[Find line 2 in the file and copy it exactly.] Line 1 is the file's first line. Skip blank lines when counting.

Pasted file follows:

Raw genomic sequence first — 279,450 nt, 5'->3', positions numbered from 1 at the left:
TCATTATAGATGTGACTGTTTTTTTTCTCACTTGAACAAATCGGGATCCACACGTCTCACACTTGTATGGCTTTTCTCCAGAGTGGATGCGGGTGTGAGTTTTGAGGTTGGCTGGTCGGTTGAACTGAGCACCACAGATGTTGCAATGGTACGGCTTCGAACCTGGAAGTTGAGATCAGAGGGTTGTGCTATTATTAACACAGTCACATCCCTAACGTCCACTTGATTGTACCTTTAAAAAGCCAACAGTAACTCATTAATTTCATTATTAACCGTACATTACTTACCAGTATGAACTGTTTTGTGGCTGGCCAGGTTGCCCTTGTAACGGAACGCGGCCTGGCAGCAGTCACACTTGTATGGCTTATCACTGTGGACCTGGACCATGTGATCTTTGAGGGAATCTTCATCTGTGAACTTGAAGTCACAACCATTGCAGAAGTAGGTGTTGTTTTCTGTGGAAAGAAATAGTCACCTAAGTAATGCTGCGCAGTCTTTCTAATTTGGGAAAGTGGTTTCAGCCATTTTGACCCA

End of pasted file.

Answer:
TCATTATAGATGTGACTGTTTTTTTTCTCACTTGAACAAATCGGGATCCACACGTCTCACACTTGTATGGCTTTTCTCCAGAGTGGATGCGGGTGTGAGTTTTGAGGTTGGCTGGTCGGTTGAACTGAGCACCACAGATGTTGCAATGGTACGGCTTCGAACCTGGAAGTTGAGATCAGAGGGTTGTGCTATTATTAACACAGTCACATCCCTAACGTCCACTTGATTGTACCTTTAAAAAGCCAACAGTAACTCATTAATTTCATTATTAACCGTACATTACTTACCAGTATGAACTGTTTTGTGGCTGGCCAGGTTGCCCTTGTAACGGAACGCGGCCTGGCAGCAGTCACACTTGTATGGCTTATCACTGTGGACCTGGACCATGTGATCTTTGAGGGAATCTTCATCTGTGAACTTGAAGTCACAACCATTGCAGAAGTAGGTGTTGTTTTCTGTGGAAAGAAATAGTCACCTAAGTAATGCTGCGCAGTCTTTCTAATTTGGGAAAGTGGTTTCAGCCATTTTGACCCA